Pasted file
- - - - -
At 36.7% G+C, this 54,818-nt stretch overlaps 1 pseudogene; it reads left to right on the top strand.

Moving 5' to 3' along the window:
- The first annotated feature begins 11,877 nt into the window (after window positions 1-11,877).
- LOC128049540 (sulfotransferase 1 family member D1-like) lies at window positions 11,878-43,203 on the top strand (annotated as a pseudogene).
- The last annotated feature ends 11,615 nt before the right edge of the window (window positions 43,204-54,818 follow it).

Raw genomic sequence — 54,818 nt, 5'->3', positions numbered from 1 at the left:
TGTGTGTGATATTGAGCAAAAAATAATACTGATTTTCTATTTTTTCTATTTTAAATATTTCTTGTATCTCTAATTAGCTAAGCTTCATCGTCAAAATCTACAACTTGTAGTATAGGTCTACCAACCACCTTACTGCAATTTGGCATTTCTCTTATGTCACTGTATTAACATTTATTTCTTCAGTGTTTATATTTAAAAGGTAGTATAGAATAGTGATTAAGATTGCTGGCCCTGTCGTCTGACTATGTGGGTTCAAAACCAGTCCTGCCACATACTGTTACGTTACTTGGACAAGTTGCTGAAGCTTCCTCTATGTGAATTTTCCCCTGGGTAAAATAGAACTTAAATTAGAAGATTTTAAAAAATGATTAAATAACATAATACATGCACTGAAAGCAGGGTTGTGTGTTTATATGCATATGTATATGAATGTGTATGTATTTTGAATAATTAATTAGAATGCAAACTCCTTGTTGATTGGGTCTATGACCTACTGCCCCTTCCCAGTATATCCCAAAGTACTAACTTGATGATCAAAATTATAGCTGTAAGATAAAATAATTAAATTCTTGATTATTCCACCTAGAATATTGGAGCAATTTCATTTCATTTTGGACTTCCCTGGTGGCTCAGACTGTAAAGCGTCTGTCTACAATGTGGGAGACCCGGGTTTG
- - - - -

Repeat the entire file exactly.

At 36.7% G+C, this 54,818-nt stretch overlaps 1 pseudogene; it reads left to right on the top strand.

Moving 5' to 3' along the window:
- The first annotated feature begins 11,877 nt into the window (after window positions 1-11,877).
- LOC128049540 (sulfotransferase 1 family member D1-like) lies at window positions 11,878-43,203 on the top strand (annotated as a pseudogene).
- The last annotated feature ends 11,615 nt before the right edge of the window (window positions 43,204-54,818 follow it).

Raw genomic sequence — 54,818 nt, 5'->3', positions numbered from 1 at the left:
TGTGTGTGATATTGAGCAAAAAATAATACTGATTTTCTATTTTTTCTATTTTAAATATTTCTTGTATCTCTAATTAGCTAAGCTTCATCGTCAAAATCTACAACTTGTAGTATAGGTCTACCAACCACCTTACTGCAATTTGGCATTTCTCTTATGTCACTGTATTAACATTTATTTCTTCAGTGTTTATATTTAAAAGGTAGTATAGAATAGTGATTAAGATTGCTGGCCCTGTCGTCTGACTATGTGGGTTCAAAACCAGTCCTGCCACATACTGTTACGTTACTTGGACAAGTTGCTGAAGCTTCCTCTATGTGAATTTTCCCCTGGGTAAAATAGAACTTAAATTAGAAGATTTTAAAAAATGATTAAATAACATAATACATGCACTGAAAGCAGGGTTGTGTGTTTATATGCATATGTATATGAATGTGTATGTATTTTGAATAATTAATTAGAATGCAAACTCCTTGTTGATTGGGTCTATGACCTACTGCCCCTTCCCAGTATATCCCAAAGTACTAACTTGATGATCAAAATTATAGCTGTAAGATAAAATAATTAAATTCTTGATTATTCCACCTAGAATATTGGAGCAATTTCATTTCATTTTGGACTTCCCTGGTGGCTCAGACTGTAAAGCGTCTGTCTACAATGTGGGAGACCCGGGTTTG